Monday, March 14, 2016

The Saints of the Lost and Found
I was all in on The Saints of the Lost and Found by T.M. Causey the minute I heard the words Southern and Gothic.  Yes, the back cover blurb pretty much clued me in that I was going to have to wade through paranormal woo-woo but seriously...SOUTHERN and GOTHIC!!!!!  I would have resorted to walking over hot coals to read this book.  Luckily it didn't come to that.

Avery Marie Broussard can see "lost things."  These lost things roll off people that enter into Avery's orbit.  She can tell you innocuous things like where you left car keys, where you misplaced your wedding ring, where your toddler left his pacifier - or, you know, where the bloody knife is you used to murder your unfaithful husband.  She's had this ability since childhood, which came in handy for her con artist parents.  However, for the last several years, Avery has been running.  Running away from her family, running away from the only man she ever loved, and running away after she fails to help the FBI in tracking down the notorious Little Princess Killer, a man who had been kidnapping and killing little blonde girls.

Her parents moved her around a lot, but Louisiana is the closest thing she's got to a home.  Normally she wouldn't set foot across the state line, but her father calls and tells her Latham, her beloved older brother, is in danger.  Daddy can see when and how people will die and apparently Latham is not long for this world.  But being back home also means being back near Jack.  Jack, the only boy she ever loved and the same boy who Daddy says will one day kill her.

What we've got here is classic Gothic.  A heroine torn between her gift and reality, a hero who may or may not be a "nice guy," a serial killer running amok and a boat-load of family secrets that could sink the Titanic.  Avery's "gift" (more like curse) is literally tearing her apart.  She agrees to help the FBI because she can't stand idly by doing nothing - but her gift isn't always detailed or precise.  It's when they're literally a couple hours late from saving the last victim that she snaps.  She can't go into police stations or hospitals because the "losses" pile up in her head.  All those victims, all those lost opportunities, she short-circuits and her in the throes of an epic seizure becomes a YouTube sensation.  So she lies.  She tells them the last epic seizure broke her - that she can no longer find "lost things."  And she heads home to help her brother and does her best to avoid Jack.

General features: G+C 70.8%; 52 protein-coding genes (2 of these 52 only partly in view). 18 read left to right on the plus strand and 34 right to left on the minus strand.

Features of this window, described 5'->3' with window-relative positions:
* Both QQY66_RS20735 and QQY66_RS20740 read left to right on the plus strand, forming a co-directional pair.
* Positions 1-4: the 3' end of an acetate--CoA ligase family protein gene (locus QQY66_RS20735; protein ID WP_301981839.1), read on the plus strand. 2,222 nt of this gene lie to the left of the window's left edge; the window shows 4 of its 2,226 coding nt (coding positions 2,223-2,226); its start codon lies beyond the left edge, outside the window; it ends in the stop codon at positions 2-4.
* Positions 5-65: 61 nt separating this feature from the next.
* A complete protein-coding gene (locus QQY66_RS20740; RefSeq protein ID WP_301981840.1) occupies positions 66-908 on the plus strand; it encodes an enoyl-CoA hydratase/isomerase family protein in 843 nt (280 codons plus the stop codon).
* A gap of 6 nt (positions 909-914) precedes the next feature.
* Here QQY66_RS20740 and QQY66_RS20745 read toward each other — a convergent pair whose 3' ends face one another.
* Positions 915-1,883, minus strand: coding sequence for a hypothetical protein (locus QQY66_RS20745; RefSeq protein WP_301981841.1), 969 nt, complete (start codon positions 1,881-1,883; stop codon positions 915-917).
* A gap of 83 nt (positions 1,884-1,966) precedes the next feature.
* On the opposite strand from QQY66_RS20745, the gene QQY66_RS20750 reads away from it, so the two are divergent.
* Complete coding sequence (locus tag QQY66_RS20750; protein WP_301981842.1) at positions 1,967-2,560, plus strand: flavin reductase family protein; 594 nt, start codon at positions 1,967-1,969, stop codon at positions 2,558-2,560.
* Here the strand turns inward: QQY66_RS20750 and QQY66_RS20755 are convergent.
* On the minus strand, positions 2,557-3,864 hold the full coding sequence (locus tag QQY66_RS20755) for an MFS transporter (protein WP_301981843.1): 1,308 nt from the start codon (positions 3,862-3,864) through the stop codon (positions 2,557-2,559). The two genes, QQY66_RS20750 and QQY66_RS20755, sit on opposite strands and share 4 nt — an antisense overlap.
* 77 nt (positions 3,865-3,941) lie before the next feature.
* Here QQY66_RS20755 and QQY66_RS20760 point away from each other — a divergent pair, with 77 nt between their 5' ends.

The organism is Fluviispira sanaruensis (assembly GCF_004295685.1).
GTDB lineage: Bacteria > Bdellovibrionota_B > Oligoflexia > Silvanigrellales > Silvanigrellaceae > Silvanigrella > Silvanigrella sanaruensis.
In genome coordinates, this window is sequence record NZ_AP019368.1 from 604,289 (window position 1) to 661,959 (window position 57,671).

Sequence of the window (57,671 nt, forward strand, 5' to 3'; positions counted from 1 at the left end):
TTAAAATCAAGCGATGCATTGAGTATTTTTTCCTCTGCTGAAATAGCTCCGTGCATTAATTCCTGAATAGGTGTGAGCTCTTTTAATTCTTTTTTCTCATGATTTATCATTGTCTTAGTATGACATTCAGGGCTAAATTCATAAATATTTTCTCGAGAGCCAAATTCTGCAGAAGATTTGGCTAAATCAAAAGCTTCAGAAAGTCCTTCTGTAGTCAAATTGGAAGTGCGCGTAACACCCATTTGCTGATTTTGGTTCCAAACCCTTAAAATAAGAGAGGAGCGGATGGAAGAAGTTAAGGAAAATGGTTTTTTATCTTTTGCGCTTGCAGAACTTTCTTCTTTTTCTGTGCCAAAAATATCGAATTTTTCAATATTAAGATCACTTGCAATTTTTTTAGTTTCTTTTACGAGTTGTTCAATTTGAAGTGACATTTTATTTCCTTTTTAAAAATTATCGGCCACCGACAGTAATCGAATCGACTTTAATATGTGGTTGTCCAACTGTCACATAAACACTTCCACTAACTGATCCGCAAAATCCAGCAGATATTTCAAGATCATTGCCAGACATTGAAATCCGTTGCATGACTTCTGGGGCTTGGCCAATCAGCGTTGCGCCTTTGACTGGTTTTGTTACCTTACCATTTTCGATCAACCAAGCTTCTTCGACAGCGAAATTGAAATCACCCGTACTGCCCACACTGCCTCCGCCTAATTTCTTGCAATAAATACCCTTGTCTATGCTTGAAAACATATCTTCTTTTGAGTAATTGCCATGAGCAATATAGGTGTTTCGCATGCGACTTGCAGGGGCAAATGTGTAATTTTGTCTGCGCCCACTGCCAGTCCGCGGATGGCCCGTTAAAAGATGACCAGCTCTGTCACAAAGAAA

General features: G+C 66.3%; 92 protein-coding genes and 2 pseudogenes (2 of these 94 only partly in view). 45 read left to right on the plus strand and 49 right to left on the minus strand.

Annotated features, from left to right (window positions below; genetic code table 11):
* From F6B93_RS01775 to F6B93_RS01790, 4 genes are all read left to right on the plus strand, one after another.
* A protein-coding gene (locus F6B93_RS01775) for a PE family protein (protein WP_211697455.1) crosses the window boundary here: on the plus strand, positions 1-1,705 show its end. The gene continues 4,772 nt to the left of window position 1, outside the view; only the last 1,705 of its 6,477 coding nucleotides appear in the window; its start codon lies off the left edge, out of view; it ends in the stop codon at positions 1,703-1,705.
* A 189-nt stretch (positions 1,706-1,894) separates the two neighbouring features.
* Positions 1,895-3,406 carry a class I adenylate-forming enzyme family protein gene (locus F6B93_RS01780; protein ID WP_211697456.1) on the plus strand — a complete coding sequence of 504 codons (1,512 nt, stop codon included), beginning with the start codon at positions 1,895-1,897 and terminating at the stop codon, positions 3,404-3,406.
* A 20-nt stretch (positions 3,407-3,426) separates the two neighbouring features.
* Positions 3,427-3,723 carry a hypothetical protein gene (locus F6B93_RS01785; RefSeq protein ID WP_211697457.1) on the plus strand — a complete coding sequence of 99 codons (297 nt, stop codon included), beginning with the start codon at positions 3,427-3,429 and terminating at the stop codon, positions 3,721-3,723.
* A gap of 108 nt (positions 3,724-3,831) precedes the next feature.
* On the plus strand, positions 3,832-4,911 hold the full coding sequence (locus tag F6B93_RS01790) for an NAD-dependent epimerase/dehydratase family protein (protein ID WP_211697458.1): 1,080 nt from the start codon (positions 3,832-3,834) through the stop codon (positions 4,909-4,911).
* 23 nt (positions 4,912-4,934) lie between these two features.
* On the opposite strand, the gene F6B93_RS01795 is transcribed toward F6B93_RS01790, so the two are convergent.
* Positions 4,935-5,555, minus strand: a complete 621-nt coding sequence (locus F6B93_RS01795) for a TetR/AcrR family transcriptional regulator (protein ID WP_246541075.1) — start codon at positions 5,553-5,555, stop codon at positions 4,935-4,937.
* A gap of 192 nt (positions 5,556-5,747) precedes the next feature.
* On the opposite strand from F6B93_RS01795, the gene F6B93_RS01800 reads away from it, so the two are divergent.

The book starts and finishes strong.  Where the cracks begin to show is in the middle when the reader suddenly realizes that the entire conflict hinges on characters who don't talk to each other.  It hit me like a ton of bricks when we're introduced to Jack's Bitter (with a Capital B) ex-wife, Marguerite.  Oh make no mistake, the woman is a bitch in heels - but half the reason she's that way is because Jack and Avery can't get their crap together and TALK TO EACH OTHER and she keeps running and he keeps feeling guilty and blah, blah, blah.  And it's not just Marguerite.  Because Jack and Avery can't get their crap together their Drama Llama sucks in every single secondary character.  Latham, their BFF's Sam and Nate, Jack's and Marguerite's son Brody...